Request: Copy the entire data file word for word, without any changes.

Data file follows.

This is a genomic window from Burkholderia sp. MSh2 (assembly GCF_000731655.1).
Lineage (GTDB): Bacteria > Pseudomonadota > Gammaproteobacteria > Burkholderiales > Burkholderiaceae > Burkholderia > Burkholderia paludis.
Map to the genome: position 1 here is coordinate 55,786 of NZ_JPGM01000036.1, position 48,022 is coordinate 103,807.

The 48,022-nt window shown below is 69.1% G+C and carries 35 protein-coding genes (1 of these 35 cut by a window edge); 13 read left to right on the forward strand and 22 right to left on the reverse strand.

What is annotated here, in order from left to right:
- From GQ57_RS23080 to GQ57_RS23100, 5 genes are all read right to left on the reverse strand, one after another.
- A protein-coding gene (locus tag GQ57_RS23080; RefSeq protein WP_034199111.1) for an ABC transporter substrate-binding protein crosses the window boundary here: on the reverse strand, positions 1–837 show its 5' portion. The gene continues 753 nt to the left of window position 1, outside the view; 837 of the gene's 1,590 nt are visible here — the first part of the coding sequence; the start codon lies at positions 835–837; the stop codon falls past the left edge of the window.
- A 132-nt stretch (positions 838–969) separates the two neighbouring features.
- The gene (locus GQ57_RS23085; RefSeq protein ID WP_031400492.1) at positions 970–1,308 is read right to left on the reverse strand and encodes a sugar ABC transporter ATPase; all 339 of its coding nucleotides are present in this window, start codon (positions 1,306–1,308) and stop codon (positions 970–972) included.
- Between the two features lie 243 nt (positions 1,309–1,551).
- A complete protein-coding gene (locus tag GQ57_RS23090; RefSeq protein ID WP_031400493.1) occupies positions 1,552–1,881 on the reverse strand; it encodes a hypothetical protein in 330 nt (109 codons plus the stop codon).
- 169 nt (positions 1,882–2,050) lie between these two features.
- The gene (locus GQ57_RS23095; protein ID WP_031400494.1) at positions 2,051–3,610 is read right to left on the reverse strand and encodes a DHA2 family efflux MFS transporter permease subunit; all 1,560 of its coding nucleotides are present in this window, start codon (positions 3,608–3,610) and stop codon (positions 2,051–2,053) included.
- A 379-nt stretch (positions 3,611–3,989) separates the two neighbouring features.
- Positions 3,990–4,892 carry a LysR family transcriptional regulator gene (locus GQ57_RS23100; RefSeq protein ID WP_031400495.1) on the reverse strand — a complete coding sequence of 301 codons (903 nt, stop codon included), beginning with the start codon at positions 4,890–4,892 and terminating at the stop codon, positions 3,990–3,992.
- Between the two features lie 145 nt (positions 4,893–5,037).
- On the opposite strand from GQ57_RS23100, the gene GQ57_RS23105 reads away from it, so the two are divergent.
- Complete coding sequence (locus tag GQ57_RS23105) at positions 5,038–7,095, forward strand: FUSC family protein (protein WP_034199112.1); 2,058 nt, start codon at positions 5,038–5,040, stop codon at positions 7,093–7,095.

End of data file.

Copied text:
This is a genomic window from Burkholderia sp. MSh2 (assembly GCF_000731655.1).
Lineage (GTDB): Bacteria > Pseudomonadota > Gammaproteobacteria > Burkholderiales > Burkholderiaceae > Burkholderia > Burkholderia paludis.
Map to the genome: position 1 here is coordinate 55,786 of NZ_JPGM01000036.1, position 48,022 is coordinate 103,807.

The 48,022-nt window shown below is 69.1% G+C and carries 35 protein-coding genes (1 of these 35 cut by a window edge); 13 read left to right on the forward strand and 22 right to left on the reverse strand.

What is annotated here, in order from left to right:
- From GQ57_RS23080 to GQ57_RS23100, 5 genes are all read right to left on the reverse strand, one after another.
- A protein-coding gene (locus tag GQ57_RS23080; RefSeq protein WP_034199111.1) for an ABC transporter substrate-binding protein crosses the window boundary here: on the reverse strand, positions 1–837 show its 5' portion. The gene continues 753 nt to the left of window position 1, outside the view; 837 of the gene's 1,590 nt are visible here — the first part of the coding sequence; the start codon lies at positions 835–837; the stop codon falls past the left edge of the window.
- A 132-nt stretch (positions 838–969) separates the two neighbouring features.
- The gene (locus GQ57_RS23085; RefSeq protein ID WP_031400492.1) at positions 970–1,308 is read right to left on the reverse strand and encodes a sugar ABC transporter ATPase; all 339 of its coding nucleotides are present in this window, start codon (positions 1,306–1,308) and stop codon (positions 970–972) included.
- Between the two features lie 243 nt (positions 1,309–1,551).
- A complete protein-coding gene (locus tag GQ57_RS23090; RefSeq protein ID WP_031400493.1) occupies positions 1,552–1,881 on the reverse strand; it encodes a hypothetical protein in 330 nt (109 codons plus the stop codon).
- 169 nt (positions 1,882–2,050) lie between these two features.
- The gene (locus GQ57_RS23095; protein ID WP_031400494.1) at positions 2,051–3,610 is read right to left on the reverse strand and encodes a DHA2 family efflux MFS transporter permease subunit; all 1,560 of its coding nucleotides are present in this window, start codon (positions 3,608–3,610) and stop codon (positions 2,051–2,053) included.
- A 379-nt stretch (positions 3,611–3,989) separates the two neighbouring features.
- Positions 3,990–4,892 carry a LysR family transcriptional regulator gene (locus GQ57_RS23100; RefSeq protein ID WP_031400495.1) on the reverse strand — a complete coding sequence of 301 codons (903 nt, stop codon included), beginning with the start codon at positions 4,890–4,892 and terminating at the stop codon, positions 3,990–3,992.
- Between the two features lie 145 nt (positions 4,893–5,037).
- On the opposite strand from GQ57_RS23100, the gene GQ57_RS23105 reads away from it, so the two are divergent.
- Complete coding sequence (locus tag GQ57_RS23105) at positions 5,038–7,095, forward strand: FUSC family protein (protein WP_034199112.1); 2,058 nt, start codon at positions 5,038–5,040, stop codon at positions 7,093–7,095.